Truly fine picture books never bore adult readers, no matter how many times their children insist, "More! More!"
A case in point is Anno's Math Games II (G. P. Putnam's Sons: $19.95; 104 pp.) by Mitsumasa Anno, simply one of the best thinkers and artists creating modern-day books for young children. Illustrated in full color, his new collection of math games begins with the story of a Magic Machine and its two busy inventors, Kriss and Kross. When Kriss and Kross put something into a hole on the left of the machine (such as a pair of glasses) then another something (a pair of glasses with eyes) comes out of the opening on the right. By encouraging children to make connections, this story helps stimulate creative thought. Later chapters develop concepts of cause-and-effect, likeness and number systems.
Also employing magic are two exciting new books that treat their subjects--black heritage and old Russia--with simplicity and respect. Phil Mendez's The Black Snowman, illustrated by Carole Byard (Scholastic: $13.95), begins in Africa before the slave ships arrived, as an aged storyteller wraps himself in a multicolored cloth called a kente . Its magic makes his mind young, enabling him to remember many stories, which he tells to the Ashanti village children.
This storytelling ritual goes on for years--until the slave ships arrive, destroying village life. The invaders take the villagers to America, where they are sold as slaves, but one of them wears the magic cloth. Thus the kente is handed down among the slaves for more than 100 years.
"The Black Snowman" begins in present-day America, with the story of Jacob, a boy who fears that his mother will be unable to afford Christmas presents. Angrily, Jacob equates his family's poverty with their black heritage, and sadly, he despises both his mother and his brother Peewee.
Warm and kind like his mother, Peewee asks Jacob to forget his worries for a while and help build a snowman. Jacob objects: But the snow is dirty, watery and black from the streets. "Then we'll make a black snowman," says the ever-optimistic Peewee. Foraging through a trash can to gather clothes for the snowman, they find the torn and battered kente , which comes alive with African mystery, and transforms the snowman.
Phil Mendez, a former animator for Disney Studios, has created an original story with the ageless spirit of a folk tale. The story is told briskly, with care taken to reflect the speech and manner of contemporary kids. Carole Byard's soft pastels of old Africa are sometimes shadowy and brooding, but always provocative, full of expression and feeling. Her richly expressive faces allow us to share in her characters' joy, longing and pride. Here is a finely tuned fantasy with a happy ending.
The Little Snowgirl (G. P. Putnam's Sons: $13.95), Carolyn Croll's adaptation of a traditional Russian tale, shines with the author's richly detailed illustrations of Russian decorative art. It is Christmastime and all of the village children are on their best behavior, lest the spirit of Christmas--"Babouschka"--deem them unworthy of presents. The story's protagonists, however--a woodcarver and his wife--have no child who can delight in waiting for Babouschka's Christmas Eve visit. To lift his wife's spirits, the woodcarver sculpts a child out of snow. In the morning the couple venture outdoors to see the new snow-child. To their shock and delight, she has come to life. But she is not quite real. For when the couple asks the child to come inside where it is warm, she refuses, telling them, ". . . I must stay where the cold wind blows."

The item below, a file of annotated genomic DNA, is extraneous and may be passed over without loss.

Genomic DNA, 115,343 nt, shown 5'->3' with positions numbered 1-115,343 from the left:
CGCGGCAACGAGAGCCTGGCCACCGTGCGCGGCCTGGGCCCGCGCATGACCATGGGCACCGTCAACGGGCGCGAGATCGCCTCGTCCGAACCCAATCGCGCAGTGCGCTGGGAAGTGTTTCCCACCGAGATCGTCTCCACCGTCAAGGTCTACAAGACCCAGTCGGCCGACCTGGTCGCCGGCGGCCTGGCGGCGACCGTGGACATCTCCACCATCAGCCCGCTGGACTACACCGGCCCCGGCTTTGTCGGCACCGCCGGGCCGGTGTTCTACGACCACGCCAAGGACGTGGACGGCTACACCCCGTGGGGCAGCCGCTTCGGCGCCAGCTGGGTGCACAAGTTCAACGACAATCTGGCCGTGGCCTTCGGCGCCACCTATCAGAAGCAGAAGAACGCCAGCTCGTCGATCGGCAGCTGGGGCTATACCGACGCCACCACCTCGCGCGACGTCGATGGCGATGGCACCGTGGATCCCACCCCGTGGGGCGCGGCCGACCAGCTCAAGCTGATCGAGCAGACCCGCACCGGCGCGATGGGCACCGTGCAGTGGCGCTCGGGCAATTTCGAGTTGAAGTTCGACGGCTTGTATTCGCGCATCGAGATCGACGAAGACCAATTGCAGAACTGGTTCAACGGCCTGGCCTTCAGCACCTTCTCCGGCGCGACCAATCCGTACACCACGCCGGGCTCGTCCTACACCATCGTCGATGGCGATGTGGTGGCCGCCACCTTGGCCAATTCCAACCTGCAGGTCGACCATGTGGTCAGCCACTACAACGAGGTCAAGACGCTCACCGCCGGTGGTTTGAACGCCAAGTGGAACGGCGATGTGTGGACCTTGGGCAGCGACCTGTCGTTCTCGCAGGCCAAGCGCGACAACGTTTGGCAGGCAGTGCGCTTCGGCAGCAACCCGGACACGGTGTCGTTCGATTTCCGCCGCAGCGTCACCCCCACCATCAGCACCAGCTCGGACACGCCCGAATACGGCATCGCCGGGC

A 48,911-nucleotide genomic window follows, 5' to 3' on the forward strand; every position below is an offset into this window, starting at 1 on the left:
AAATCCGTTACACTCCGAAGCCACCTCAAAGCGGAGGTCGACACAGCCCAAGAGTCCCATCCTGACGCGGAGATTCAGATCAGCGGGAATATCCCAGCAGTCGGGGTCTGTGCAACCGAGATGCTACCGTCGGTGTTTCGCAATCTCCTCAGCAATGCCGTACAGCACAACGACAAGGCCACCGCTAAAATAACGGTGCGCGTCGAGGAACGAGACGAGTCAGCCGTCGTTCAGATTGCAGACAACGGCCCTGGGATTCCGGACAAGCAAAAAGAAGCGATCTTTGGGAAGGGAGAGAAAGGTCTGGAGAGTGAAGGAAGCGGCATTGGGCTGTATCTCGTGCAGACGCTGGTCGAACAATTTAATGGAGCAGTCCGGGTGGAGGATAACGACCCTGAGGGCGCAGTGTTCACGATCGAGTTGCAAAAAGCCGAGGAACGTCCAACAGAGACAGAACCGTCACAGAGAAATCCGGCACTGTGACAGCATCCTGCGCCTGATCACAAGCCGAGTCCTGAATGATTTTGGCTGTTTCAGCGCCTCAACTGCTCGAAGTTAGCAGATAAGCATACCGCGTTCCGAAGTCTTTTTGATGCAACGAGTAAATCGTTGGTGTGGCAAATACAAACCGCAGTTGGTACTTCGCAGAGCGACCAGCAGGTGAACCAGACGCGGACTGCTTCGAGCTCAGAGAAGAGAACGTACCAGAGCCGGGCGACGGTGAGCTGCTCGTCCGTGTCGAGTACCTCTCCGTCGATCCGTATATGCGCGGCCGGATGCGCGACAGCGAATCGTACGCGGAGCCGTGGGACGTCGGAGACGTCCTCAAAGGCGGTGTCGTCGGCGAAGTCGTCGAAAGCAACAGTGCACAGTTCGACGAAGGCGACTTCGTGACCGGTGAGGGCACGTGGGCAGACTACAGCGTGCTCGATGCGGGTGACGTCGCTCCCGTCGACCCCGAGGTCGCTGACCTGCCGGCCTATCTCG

The woodcarver and his wife fix the snow-child an icy supper and a frozen bed to sleep on while they go about making her presents for Christmas. On Christmas Eve, they can't resist bringing the child inside out of the snow, causing a grave turn of the plot.
This gentle folk tale flows smoothly through crisis and beyond to its fulfilling end. The art is strong in design and color, pleasing to the eye. The depiction of adults and children in embroidered scarfs reminds one of the popular Russian nested dolls.
Gyo Fujikawa's illustrations are as warm as sunshine on a summer's day. Even the black-and-white sketches, which alternate with full color in Oh, What a Busy Day (G. P. Putnam's Sons: $13.95) are brightly lit. The dark designs of a patchwork quilt seem warm, comforting to the yawning toddler waking up to the start of a busy day. Big board books such as this one, crammed with things to see and do--puppies nursing in the grass, kids eating breakfast from a table groaning with much food--are meant to delight toddlers who can picture themselves in familiar situations. You name the fun; you'll find it in Fujikawa's wonderfully playful book. Fujikawa illustrated Robert Louis Stevenson's "A Child's Garden of Verses" in 1957. It should be noted that her "Babies" board book (1963) was the first children's book to feature infants of all races and nations.